Bernard Orsman

Bernard Orsman is Super City reporter for the NZ Herald.

Court ruling leaves Yates building on shaky ground

A tower could rise on the Yates site (left and centre). Photo / Greg Bowker
A tower could rise on the Yates site (left and centre). Photo / Greg Bowker

The future of the 100-year-old Yates Building in central Auckland is looking grim after the failure of a bid to gain it the highest protected status.

The Environment Court has declined the application by heritage campaigner Allan Matson and the Auckland Council to give the highest heritage status to the building and two adjoining buildings in Albert St and Wolfe St.

Instead of the category A status being sought by Mr Matson and the council, the court has ruled that the main Yates building in Albert St should be scheduled category B and there should be no protection for the other two buildings.

The ruling means owner Stuart Galloway can proceed with plans to sell them so the entire block can be redeveloped for a high-rise tower - subject to obtaining resource consent for partial or total demolition of the main building.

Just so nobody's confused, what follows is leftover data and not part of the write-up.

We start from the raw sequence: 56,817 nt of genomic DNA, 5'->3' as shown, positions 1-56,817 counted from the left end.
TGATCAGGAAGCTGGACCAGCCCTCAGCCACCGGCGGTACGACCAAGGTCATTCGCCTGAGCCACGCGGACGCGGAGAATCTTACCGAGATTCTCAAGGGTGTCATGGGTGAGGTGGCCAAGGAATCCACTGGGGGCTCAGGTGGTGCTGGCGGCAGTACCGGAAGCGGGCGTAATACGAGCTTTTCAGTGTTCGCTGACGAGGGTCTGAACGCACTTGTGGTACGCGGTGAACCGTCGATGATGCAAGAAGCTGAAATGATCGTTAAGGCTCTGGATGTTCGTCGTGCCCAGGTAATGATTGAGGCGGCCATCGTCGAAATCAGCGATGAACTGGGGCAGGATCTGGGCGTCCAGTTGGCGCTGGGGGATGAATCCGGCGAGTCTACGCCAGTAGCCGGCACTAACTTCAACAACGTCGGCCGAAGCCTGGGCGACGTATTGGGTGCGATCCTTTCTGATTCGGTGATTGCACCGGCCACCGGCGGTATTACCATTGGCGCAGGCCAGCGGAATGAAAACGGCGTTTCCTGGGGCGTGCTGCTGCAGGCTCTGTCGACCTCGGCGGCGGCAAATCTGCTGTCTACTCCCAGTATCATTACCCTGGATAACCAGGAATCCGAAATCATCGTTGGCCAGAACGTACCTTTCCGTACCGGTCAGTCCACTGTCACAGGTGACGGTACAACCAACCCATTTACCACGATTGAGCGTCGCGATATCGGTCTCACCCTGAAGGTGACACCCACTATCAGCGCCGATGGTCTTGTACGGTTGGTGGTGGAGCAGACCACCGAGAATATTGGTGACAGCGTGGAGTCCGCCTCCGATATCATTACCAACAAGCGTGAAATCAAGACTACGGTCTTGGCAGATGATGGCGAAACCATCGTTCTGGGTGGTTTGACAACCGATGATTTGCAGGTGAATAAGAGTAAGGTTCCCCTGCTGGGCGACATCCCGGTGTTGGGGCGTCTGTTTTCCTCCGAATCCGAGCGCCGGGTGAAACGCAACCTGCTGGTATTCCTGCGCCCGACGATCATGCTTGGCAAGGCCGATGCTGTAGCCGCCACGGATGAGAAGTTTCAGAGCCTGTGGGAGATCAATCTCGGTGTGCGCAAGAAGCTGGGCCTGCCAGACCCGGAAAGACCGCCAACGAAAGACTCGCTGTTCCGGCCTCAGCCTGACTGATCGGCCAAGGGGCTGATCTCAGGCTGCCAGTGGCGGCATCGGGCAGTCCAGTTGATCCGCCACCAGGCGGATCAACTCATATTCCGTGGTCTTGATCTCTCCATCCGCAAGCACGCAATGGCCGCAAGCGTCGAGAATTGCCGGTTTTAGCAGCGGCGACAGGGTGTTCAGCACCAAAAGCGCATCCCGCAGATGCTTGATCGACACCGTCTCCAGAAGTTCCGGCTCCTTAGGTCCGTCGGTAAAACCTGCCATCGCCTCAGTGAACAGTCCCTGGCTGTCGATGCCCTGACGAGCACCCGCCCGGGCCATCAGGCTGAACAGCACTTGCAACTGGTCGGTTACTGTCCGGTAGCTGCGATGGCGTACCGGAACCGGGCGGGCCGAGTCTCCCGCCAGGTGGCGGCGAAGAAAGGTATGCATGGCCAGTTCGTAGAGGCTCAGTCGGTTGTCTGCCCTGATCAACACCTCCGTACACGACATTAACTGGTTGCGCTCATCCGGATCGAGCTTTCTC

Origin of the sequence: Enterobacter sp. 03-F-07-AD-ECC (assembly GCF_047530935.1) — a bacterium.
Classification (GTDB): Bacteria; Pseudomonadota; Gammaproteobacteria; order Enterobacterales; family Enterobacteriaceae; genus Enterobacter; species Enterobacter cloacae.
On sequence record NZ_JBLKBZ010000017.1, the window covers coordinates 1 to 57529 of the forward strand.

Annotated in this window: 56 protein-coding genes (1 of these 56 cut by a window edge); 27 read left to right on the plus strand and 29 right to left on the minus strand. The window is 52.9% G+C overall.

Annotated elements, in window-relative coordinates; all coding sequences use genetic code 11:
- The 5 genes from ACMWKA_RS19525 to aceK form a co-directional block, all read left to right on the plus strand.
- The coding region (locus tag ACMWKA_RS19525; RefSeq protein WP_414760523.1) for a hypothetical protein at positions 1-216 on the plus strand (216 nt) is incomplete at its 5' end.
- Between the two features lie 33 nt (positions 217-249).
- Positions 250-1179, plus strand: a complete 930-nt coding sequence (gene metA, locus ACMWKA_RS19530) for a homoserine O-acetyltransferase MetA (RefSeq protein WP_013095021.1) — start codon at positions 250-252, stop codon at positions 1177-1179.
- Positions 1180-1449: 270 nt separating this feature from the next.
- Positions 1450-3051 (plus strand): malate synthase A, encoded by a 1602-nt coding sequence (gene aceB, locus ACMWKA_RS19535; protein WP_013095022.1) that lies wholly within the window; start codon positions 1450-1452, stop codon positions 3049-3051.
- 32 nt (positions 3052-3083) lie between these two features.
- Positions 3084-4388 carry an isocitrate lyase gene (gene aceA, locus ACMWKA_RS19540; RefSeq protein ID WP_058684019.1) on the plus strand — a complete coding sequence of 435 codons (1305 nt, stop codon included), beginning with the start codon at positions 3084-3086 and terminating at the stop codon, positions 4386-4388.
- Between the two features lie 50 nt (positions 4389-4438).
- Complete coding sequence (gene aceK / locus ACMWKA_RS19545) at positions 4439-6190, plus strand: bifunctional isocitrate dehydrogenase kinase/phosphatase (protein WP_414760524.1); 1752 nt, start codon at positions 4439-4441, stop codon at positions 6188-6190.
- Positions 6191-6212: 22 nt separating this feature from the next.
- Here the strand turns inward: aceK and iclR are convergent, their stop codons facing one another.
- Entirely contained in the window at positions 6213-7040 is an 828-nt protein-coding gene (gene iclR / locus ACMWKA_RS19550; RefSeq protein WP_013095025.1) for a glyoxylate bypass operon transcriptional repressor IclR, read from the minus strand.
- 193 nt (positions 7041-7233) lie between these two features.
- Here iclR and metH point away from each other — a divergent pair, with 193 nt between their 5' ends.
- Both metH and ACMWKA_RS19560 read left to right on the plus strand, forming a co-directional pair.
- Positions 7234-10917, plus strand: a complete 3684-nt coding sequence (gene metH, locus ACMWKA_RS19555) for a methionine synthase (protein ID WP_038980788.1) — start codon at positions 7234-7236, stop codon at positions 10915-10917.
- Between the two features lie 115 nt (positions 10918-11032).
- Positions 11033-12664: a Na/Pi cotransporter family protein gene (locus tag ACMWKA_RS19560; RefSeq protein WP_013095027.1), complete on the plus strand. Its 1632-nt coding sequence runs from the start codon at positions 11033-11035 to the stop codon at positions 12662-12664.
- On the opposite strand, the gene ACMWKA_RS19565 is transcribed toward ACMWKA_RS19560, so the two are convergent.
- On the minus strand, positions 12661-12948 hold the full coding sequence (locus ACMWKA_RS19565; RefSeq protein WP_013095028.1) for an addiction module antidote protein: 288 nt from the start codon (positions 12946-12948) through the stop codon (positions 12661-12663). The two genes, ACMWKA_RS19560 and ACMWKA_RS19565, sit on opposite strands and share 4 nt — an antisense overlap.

Council lawyer Bill Loutit told the court that nearly all heritage witnesses agreed the buildings would score category A together and all three should be scored as a group, preventing substantial or total demolition.

Heritage consultant Dr Ann McEwan said the council's evaluation criteria meant the former Arthur Yates & Co office and warehouse between Albert, Wolfe and Federal Sts should be ranked A.

The buildings were intimately connected with a person of national importance - Arthur Yates, who turned Yates & Co into the largest seed company in the colonies, she said.

In a written decision from a panel headed by Justice Craig Thompson, the court ruled that an appraisal of the main building by the former Auckland City Council in 2005 as a category B building was "much more defensible".

Mr Matson, who has been fighting to save the buildings for eight years, was surprised the court had rejected the "unanimous position of five heritage experts" and had proceeded to score the building itself.

Mayor Len Brown was also disappointed that the court had reinforced the former Auckland City Council's category B rating. He said the ruling highlighted that going to court would not always succeed.

- NZ Herald

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